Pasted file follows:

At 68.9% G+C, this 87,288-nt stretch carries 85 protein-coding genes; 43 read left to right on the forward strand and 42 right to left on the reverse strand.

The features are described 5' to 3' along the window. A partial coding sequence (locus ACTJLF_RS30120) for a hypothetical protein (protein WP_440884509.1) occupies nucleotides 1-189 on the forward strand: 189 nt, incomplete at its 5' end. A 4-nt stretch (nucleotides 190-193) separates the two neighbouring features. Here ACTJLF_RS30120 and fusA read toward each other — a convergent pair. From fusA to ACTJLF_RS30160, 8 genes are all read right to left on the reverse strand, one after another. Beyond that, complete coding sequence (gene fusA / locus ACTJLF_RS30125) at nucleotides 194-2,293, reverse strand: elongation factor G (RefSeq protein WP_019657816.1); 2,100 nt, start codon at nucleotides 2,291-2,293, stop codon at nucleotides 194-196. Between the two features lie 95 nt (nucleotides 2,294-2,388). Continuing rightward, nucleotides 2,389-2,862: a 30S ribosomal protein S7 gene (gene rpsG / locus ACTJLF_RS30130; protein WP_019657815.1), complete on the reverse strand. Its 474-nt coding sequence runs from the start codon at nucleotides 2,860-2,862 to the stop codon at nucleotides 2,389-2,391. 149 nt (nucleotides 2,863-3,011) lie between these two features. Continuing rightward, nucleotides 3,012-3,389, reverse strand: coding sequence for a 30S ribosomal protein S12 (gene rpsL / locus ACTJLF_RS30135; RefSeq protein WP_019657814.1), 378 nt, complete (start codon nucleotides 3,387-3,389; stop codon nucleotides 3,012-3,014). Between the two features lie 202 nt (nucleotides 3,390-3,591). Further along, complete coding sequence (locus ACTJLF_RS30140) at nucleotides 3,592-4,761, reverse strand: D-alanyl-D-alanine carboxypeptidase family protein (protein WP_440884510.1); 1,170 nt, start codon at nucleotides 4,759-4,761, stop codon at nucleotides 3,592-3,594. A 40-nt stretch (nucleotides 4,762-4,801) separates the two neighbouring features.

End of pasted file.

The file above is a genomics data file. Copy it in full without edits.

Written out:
At 68.9% G+C, this 87,288-nt stretch carries 85 protein-coding genes; 43 read left to right on the forward strand and 42 right to left on the reverse strand.

The features are described 5' to 3' along the window. A partial coding sequence (locus ACTJLF_RS30120) for a hypothetical protein (protein WP_440884509.1) occupies nucleotides 1-189 on the forward strand: 189 nt, incomplete at its 5' end. A 4-nt stretch (nucleotides 190-193) separates the two neighbouring features. Here ACTJLF_RS30120 and fusA read toward each other — a convergent pair. From fusA to ACTJLF_RS30160, 8 genes are all read right to left on the reverse strand, one after another. Beyond that, complete coding sequence (gene fusA / locus ACTJLF_RS30125) at nucleotides 194-2,293, reverse strand: elongation factor G (RefSeq protein WP_019657816.1); 2,100 nt, start codon at nucleotides 2,291-2,293, stop codon at nucleotides 194-196. Between the two features lie 95 nt (nucleotides 2,294-2,388). Continuing rightward, nucleotides 2,389-2,862: a 30S ribosomal protein S7 gene (gene rpsG / locus ACTJLF_RS30130; protein WP_019657815.1), complete on the reverse strand. Its 474-nt coding sequence runs from the start codon at nucleotides 2,860-2,862 to the stop codon at nucleotides 2,389-2,391. 149 nt (nucleotides 2,863-3,011) lie between these two features. Continuing rightward, nucleotides 3,012-3,389, reverse strand: coding sequence for a 30S ribosomal protein S12 (gene rpsL / locus ACTJLF_RS30135; RefSeq protein WP_019657814.1), 378 nt, complete (start codon nucleotides 3,387-3,389; stop codon nucleotides 3,012-3,014). Between the two features lie 202 nt (nucleotides 3,390-3,591). Further along, complete coding sequence (locus ACTJLF_RS30140) at nucleotides 3,592-4,761, reverse strand: D-alanyl-D-alanine carboxypeptidase family protein (protein WP_440884510.1); 1,170 nt, start codon at nucleotides 4,759-4,761, stop codon at nucleotides 3,592-3,594. A 40-nt stretch (nucleotides 4,762-4,801) separates the two neighbouring features.